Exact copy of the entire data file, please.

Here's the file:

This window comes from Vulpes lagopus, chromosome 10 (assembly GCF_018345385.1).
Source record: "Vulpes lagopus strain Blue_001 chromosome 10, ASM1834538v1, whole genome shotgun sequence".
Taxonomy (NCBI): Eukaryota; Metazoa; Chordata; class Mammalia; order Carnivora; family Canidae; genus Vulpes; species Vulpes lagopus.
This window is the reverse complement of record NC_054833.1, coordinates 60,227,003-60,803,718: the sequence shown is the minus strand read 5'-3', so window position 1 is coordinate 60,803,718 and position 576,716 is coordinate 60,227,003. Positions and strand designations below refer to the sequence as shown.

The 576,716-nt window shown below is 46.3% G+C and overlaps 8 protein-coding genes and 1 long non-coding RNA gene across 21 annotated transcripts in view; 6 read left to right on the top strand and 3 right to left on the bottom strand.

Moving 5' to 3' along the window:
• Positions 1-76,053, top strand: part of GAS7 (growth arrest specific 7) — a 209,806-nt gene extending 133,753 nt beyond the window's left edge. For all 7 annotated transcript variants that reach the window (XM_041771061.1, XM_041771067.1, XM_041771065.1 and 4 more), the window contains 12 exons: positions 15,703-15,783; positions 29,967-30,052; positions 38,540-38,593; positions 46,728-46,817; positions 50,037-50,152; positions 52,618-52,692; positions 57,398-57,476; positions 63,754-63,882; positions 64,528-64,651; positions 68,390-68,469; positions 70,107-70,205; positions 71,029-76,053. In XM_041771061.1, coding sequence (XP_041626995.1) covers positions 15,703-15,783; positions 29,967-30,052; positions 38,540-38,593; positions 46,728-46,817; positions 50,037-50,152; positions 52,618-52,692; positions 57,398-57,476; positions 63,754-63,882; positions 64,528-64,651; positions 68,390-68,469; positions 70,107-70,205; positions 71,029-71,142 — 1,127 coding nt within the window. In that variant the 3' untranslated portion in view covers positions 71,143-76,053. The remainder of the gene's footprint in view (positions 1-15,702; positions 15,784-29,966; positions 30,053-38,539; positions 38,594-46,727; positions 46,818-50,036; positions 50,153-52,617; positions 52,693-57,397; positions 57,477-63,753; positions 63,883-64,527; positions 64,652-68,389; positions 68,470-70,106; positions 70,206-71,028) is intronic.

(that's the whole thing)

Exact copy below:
This window comes from Vulpes lagopus, chromosome 10 (assembly GCF_018345385.1).
Source record: "Vulpes lagopus strain Blue_001 chromosome 10, ASM1834538v1, whole genome shotgun sequence".
Taxonomy (NCBI): Eukaryota; Metazoa; Chordata; class Mammalia; order Carnivora; family Canidae; genus Vulpes; species Vulpes lagopus.
This window is the reverse complement of record NC_054833.1, coordinates 60,227,003-60,803,718: the sequence shown is the minus strand read 5'-3', so window position 1 is coordinate 60,803,718 and position 576,716 is coordinate 60,227,003. Positions and strand designations below refer to the sequence as shown.

The 576,716-nt window shown below is 46.3% G+C and overlaps 8 protein-coding genes and 1 long non-coding RNA gene across 21 annotated transcripts in view; 6 read left to right on the top strand and 3 right to left on the bottom strand.

Moving 5' to 3' along the window:
• Positions 1-76,053, top strand: part of GAS7 (growth arrest specific 7) — a 209,806-nt gene extending 133,753 nt beyond the window's left edge. For all 7 annotated transcript variants that reach the window (XM_041771061.1, XM_041771067.1, XM_041771065.1 and 4 more), the window contains 12 exons: positions 15,703-15,783; positions 29,967-30,052; positions 38,540-38,593; positions 46,728-46,817; positions 50,037-50,152; positions 52,618-52,692; positions 57,398-57,476; positions 63,754-63,882; positions 64,528-64,651; positions 68,390-68,469; positions 70,107-70,205; positions 71,029-76,053. In XM_041771061.1, coding sequence (XP_041626995.1) covers positions 15,703-15,783; positions 29,967-30,052; positions 38,540-38,593; positions 46,728-46,817; positions 50,037-50,152; positions 52,618-52,692; positions 57,398-57,476; positions 63,754-63,882; positions 64,528-64,651; positions 68,390-68,469; positions 70,107-70,205; positions 71,029-71,142 — 1,127 coding nt within the window. In that variant the 3' untranslated portion in view covers positions 71,143-76,053. The remainder of the gene's footprint in view (positions 1-15,702; positions 15,784-29,966; positions 30,053-38,539; positions 38,594-46,727; positions 46,818-50,036; positions 50,153-52,617; positions 52,693-57,397; positions 57,477-63,753; positions 63,883-64,527; positions 64,652-68,389; positions 68,470-70,106; positions 70,206-71,028) is intronic.